Two lomoheads go searching for the best filter coffee in Bangalore, India. This is the first in a multi-part series.
It’s been well over a year since I moved to Bangalore, in the southern state of Karnataka, India. I belong to the north-central part of the country and I’ve spent practically my entire life in that region. My local Bangalorean friends would probably (half in jest) refer to me as a roti-eating, tea-drinking Northie and they wouldn’t be too far from the truth!
Opposites attract, they say, so it shouldn’t come as a surprise that I’ve taken to coffee like a fish to water ever since I moved here. I still drink tea at home, of course, but when I’m out and about on the streets coffee is my drink of choice. And not just any coffee, mind you. It has to be the bitter-sweet, milky concoction that the southerners call Kaapi (percolated, not brewed or french-pressed, the traditionalists will insist).
Coffee is all around you in Bangalore, in much the same way as tea is ubiquitous in Delhi where I come from. No big surprise, since the hills of Chikmagaluru, about 200 kilometres from Bangalore, is a prime coffee growing country. Cafe Coffee Day, one of India’s most well known coffee-shop brands has extensive plantations there and is headquartered out of Bangalore. It wouldn’t be too far fetched to say that coffee runs like blood in the veins of most Bangaloreans or is, at least, an integral part of Bangalore culture.
For most Bangaloreans, the day starts with a freshly percolated tumbler of coffee (just like grandma used to make?). Practically every self-respecting Bangalorean family would have a generations old, brass coffee percolator that feeds on roasted and ground coffee beans and spews out that sticky, bitter, rich brown liquid known as decoction (don’t ask me why). Take a small shot of this decoction top it up with oversweet, frothed milk and voila- you have Kaapi! Any time of day (or night, in some cases) the percolator is always on and kaapi is always available if you happen to visit.
But the coffee ritual also extends out beyond peoples’ homes. Kaapi is a vibrant social ritual in Bangalore. You can’t be meeting up with a bunch of friends or taking a break from work unless you’re doing it over a steaming tumbler of kaapi! Everywhere I look, on the streets, I see coffee in one form or another. Coffee roasting plants in the heart of the city, merchants in 100 year old shops selling beans and blends that haven’t changed in ages, tiny roadside bakeries that don’t bake anything but where you’ll always find a tumbler of kaapi if you have but a minute to spare and a multitude of Darshinis (uniquely Bangalorean fast food joints, stand-up room only) where no meal is complete unless you follow it up with your favourite cuppa.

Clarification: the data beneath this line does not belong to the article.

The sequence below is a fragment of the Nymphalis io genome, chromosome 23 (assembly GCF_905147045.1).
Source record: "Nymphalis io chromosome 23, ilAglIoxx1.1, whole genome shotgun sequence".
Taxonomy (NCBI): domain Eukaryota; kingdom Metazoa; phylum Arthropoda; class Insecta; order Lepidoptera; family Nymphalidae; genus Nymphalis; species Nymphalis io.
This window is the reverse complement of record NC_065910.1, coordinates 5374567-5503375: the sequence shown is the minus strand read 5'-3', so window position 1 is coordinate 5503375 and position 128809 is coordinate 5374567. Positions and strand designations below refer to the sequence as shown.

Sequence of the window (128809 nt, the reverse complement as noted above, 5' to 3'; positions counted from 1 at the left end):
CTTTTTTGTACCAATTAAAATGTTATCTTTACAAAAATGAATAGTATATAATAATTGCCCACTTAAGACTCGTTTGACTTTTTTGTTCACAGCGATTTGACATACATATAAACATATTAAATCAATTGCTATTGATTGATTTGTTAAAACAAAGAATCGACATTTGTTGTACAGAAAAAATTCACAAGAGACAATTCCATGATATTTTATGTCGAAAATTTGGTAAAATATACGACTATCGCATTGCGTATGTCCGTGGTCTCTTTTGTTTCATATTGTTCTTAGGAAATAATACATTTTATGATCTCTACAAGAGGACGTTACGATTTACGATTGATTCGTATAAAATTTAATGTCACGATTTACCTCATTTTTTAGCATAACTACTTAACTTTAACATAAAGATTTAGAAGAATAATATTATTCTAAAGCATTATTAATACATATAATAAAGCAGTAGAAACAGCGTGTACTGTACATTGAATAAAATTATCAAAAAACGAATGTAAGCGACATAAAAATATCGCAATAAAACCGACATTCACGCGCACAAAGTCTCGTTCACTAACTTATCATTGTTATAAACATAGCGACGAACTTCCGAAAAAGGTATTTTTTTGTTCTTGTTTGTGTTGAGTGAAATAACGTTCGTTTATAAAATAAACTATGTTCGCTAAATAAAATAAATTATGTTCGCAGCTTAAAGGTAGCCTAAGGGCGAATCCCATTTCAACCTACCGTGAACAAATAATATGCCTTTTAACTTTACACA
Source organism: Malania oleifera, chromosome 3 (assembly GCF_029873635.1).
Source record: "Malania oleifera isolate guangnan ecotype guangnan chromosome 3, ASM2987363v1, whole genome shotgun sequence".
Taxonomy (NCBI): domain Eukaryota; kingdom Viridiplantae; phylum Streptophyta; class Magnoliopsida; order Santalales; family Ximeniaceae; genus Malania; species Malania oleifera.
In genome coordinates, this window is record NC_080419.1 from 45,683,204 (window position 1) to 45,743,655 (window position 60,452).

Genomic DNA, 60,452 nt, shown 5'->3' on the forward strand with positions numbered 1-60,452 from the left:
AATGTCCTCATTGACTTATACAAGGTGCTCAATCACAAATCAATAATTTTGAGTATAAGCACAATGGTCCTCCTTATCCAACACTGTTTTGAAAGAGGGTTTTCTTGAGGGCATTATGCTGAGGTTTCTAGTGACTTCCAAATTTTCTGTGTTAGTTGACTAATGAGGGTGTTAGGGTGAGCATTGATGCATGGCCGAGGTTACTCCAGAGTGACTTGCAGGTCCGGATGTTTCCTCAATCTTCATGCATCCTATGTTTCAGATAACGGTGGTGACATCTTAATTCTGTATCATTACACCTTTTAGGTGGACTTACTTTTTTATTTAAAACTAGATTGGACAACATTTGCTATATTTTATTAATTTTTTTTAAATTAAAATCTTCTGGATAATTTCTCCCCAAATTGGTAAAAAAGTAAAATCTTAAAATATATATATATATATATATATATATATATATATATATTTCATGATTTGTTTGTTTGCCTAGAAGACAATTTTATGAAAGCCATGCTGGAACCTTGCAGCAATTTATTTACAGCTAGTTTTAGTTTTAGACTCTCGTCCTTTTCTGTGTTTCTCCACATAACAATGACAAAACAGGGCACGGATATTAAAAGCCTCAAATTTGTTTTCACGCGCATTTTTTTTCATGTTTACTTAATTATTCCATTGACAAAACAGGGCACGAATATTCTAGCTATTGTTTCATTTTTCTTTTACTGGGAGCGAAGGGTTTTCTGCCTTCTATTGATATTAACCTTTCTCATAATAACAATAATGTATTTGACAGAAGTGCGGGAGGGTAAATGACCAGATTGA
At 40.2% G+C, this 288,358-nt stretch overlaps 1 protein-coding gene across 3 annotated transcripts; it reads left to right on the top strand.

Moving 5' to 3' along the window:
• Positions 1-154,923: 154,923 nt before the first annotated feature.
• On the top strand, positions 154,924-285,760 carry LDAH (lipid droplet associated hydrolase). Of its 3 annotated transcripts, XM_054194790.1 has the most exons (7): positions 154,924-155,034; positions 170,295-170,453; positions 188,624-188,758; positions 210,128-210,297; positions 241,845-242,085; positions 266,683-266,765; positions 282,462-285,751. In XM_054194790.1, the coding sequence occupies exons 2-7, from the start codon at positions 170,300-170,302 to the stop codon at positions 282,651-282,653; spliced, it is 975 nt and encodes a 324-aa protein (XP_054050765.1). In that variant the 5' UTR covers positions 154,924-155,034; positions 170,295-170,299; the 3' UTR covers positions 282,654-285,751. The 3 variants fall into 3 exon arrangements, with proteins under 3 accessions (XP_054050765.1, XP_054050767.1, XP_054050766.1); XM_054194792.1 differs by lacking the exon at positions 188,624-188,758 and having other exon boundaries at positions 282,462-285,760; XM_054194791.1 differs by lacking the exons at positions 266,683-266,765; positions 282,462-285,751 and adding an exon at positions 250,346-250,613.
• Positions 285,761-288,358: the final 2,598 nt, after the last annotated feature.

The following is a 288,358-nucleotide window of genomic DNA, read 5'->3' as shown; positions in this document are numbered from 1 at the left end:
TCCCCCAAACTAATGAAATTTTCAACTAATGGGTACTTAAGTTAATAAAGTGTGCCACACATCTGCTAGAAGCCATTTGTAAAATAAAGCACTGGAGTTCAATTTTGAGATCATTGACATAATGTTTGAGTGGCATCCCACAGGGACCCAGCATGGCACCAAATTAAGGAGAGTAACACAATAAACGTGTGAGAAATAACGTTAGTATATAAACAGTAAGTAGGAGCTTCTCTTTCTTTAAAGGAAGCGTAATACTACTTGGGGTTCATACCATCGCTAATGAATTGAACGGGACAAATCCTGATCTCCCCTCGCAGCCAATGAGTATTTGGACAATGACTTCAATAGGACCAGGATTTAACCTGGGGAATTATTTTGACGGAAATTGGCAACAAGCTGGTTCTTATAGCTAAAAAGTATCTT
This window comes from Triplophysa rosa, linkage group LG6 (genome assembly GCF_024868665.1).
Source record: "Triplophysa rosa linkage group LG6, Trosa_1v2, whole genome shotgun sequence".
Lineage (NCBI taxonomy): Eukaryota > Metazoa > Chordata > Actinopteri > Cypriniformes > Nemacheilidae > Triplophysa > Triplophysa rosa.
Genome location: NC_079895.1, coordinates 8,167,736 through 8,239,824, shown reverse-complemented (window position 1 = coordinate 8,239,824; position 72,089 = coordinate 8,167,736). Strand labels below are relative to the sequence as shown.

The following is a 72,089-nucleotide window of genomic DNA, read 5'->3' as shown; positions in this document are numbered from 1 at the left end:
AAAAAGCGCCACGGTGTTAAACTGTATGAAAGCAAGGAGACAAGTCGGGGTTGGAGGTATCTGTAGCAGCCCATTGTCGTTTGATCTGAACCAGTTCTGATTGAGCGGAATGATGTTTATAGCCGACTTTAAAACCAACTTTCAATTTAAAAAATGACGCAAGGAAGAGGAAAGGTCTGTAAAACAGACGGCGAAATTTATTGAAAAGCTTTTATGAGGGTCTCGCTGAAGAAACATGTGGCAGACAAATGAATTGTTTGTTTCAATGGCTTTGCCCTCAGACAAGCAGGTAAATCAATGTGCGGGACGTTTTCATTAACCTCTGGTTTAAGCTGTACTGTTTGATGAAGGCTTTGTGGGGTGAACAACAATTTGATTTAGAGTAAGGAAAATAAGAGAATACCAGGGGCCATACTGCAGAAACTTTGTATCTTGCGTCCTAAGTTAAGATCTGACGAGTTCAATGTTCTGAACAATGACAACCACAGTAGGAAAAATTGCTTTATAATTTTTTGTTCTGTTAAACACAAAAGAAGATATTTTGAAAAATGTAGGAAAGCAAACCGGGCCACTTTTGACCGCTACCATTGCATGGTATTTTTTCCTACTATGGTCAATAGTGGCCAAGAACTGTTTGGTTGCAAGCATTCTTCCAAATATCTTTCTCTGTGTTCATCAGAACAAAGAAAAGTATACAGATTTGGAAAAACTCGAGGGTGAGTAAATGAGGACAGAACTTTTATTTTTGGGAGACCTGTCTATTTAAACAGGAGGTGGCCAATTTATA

So me and my better half (sahilkarkhanis) got to thinking that there may be no better way to get to know this city better than through its coffee! We intend to scour every nook and cranny of this city, over the next few weeks, in our search for the best filter coffee this city has to offer. We’ve been told of tiny shops in the older parts of the city that have been serving kaapi for over 5 or 6 decades! And, of course, everywhere around us we see fancy cafes bursting with the neo-rich sipping on elegant, bone-china cups of coffee.
Our mission is to settle (or start afresh) the question once and for all. Tradition or modernity, kaapi or coffee? We’re hoping we have a decisive winner for the title of ‘Best filter coffee in Bangalore’, but if not we’re still going to have heaps of fun travelling around the city with our two Lomography La Sardinas, snapping pictures and drinking tumblers of delectable coffee! So keep your eyes glued to this space for steaming updates in the days to come. Cheers!
To be continued…